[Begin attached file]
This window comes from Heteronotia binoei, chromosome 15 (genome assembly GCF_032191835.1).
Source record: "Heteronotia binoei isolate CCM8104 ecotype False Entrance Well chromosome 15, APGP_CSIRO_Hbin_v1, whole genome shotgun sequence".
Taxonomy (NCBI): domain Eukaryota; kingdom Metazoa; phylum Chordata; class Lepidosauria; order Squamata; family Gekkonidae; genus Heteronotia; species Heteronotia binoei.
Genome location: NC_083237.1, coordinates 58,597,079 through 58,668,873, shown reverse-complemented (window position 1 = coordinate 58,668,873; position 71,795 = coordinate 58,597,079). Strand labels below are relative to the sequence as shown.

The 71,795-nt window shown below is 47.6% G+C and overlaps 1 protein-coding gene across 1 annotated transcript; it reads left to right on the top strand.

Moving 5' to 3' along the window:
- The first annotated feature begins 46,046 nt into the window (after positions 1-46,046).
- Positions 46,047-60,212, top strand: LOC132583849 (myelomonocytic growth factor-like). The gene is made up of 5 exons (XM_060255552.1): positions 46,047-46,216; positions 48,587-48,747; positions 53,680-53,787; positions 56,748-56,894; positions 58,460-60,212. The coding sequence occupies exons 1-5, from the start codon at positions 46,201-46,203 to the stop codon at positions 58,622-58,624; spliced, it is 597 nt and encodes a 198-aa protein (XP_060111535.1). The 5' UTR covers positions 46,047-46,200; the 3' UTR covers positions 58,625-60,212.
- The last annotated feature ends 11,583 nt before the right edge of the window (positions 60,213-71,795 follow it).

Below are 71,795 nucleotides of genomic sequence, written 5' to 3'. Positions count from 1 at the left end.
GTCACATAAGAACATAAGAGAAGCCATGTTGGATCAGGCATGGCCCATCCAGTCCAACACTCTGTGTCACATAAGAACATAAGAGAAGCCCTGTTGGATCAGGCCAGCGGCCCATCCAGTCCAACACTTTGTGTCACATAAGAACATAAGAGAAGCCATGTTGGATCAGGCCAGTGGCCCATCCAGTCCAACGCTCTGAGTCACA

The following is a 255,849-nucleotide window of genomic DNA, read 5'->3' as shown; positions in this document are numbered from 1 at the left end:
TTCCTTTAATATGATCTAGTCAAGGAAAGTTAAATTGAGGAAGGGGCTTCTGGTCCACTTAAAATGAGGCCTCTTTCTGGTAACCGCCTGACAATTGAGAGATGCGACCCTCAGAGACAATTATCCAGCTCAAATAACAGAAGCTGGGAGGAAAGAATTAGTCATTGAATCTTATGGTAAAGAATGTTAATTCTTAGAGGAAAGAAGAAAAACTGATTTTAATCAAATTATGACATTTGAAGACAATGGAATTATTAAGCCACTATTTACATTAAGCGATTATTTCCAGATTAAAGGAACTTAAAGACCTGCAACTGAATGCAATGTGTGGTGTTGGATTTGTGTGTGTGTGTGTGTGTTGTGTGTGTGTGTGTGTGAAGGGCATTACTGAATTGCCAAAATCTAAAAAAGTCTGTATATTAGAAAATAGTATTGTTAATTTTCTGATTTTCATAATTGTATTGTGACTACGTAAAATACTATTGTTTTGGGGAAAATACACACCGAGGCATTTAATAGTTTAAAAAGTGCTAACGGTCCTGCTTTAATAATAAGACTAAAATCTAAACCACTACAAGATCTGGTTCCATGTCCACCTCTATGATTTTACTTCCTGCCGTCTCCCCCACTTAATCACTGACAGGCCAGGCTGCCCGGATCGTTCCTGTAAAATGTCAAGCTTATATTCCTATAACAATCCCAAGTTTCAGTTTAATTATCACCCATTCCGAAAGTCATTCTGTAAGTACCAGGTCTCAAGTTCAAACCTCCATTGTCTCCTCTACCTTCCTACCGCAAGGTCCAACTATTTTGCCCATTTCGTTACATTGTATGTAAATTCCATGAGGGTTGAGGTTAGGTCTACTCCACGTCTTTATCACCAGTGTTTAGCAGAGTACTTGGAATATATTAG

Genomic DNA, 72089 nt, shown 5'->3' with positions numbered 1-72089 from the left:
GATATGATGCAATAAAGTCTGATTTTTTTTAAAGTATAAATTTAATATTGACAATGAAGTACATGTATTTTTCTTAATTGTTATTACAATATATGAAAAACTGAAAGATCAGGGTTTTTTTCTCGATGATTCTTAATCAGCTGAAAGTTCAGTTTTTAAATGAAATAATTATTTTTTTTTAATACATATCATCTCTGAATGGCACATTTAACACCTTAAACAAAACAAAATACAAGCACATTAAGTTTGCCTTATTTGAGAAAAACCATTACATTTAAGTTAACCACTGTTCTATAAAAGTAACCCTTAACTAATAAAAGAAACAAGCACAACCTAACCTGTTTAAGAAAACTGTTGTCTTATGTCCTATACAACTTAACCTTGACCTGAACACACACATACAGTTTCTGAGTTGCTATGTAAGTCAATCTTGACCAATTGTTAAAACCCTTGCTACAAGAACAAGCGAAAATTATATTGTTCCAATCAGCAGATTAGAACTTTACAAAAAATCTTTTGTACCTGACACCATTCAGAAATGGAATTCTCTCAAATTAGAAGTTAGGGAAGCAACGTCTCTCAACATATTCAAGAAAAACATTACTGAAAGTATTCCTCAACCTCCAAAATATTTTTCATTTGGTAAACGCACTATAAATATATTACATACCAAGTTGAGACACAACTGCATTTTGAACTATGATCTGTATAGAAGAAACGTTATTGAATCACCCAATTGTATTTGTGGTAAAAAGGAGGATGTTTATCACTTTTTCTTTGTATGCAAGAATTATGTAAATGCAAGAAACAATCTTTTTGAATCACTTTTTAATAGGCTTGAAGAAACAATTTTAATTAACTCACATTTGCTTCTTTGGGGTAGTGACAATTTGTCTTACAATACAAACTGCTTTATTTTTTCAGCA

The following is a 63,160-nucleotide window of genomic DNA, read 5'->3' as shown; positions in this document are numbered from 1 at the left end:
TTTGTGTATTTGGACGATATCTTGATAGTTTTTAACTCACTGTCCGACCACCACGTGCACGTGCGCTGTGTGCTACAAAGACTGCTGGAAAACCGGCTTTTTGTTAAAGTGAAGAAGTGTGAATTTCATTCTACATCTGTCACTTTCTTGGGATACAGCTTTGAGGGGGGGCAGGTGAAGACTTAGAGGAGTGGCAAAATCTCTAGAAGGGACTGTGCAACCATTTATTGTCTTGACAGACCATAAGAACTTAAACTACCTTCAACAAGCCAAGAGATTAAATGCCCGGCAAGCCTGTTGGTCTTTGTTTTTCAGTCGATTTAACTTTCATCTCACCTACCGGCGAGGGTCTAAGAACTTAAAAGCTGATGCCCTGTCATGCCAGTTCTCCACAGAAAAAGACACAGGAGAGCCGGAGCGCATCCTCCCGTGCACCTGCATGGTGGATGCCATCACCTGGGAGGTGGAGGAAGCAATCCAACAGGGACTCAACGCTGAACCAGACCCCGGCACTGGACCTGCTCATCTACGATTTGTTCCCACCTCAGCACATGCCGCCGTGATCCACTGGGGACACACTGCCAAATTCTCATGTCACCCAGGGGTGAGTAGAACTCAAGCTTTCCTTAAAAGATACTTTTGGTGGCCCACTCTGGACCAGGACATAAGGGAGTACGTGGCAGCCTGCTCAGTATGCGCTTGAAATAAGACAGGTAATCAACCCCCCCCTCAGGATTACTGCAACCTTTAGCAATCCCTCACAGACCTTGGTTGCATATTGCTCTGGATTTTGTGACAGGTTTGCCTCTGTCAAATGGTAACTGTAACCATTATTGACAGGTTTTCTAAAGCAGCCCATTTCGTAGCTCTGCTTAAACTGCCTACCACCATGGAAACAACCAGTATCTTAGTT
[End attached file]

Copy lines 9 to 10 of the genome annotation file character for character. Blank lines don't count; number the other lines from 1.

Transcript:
- The last annotated feature ends 11,583 nt before the right edge of the window (positions 60,213-71,795 follow it).

Below are 71,795 nucleotides of genomic sequence, written 5' to 3'. Positions count from 1 at the left end.